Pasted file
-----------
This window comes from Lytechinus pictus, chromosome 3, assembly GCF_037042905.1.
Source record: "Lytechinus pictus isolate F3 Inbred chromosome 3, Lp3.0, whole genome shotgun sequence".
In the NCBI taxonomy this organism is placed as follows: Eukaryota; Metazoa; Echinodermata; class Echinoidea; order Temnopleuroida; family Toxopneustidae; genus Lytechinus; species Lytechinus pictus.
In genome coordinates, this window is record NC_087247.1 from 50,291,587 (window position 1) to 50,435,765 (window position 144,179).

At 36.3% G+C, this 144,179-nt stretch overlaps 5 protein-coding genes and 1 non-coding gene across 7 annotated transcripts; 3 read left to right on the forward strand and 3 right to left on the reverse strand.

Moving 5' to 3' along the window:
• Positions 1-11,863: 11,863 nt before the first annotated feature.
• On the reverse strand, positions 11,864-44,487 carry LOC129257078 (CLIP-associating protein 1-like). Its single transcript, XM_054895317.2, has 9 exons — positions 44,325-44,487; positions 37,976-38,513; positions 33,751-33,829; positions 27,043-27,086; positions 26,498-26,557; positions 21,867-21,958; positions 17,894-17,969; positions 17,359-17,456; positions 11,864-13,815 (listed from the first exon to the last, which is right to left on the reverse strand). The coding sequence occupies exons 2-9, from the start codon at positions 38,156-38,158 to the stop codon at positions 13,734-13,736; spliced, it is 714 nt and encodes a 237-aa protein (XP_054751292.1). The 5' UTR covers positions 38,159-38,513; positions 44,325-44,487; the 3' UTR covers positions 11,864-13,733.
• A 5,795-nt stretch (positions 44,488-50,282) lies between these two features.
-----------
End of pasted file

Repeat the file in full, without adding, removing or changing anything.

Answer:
This window comes from Lytechinus pictus, chromosome 3, assembly GCF_037042905.1.
Source record: "Lytechinus pictus isolate F3 Inbred chromosome 3, Lp3.0, whole genome shotgun sequence".
In the NCBI taxonomy this organism is placed as follows: Eukaryota; Metazoa; Echinodermata; class Echinoidea; order Temnopleuroida; family Toxopneustidae; genus Lytechinus; species Lytechinus pictus.
In genome coordinates, this window is record NC_087247.1 from 50,291,587 (window position 1) to 50,435,765 (window position 144,179).

At 36.3% G+C, this 144,179-nt stretch overlaps 5 protein-coding genes and 1 non-coding gene across 7 annotated transcripts; 3 read left to right on the forward strand and 3 right to left on the reverse strand.

Moving 5' to 3' along the window:
• Positions 1-11,863: 11,863 nt before the first annotated feature.
• On the reverse strand, positions 11,864-44,487 carry LOC129257078 (CLIP-associating protein 1-like). Its single transcript, XM_054895317.2, has 9 exons — positions 44,325-44,487; positions 37,976-38,513; positions 33,751-33,829; positions 27,043-27,086; positions 26,498-26,557; positions 21,867-21,958; positions 17,894-17,969; positions 17,359-17,456; positions 11,864-13,815 (listed from the first exon to the last, which is right to left on the reverse strand). The coding sequence occupies exons 2-9, from the start codon at positions 38,156-38,158 to the stop codon at positions 13,734-13,736; spliced, it is 714 nt and encodes a 237-aa protein (XP_054751292.1). The 5' UTR covers positions 38,159-38,513; positions 44,325-44,487; the 3' UTR covers positions 11,864-13,733.
• A 5,795-nt stretch (positions 44,488-50,282) lies between these two features.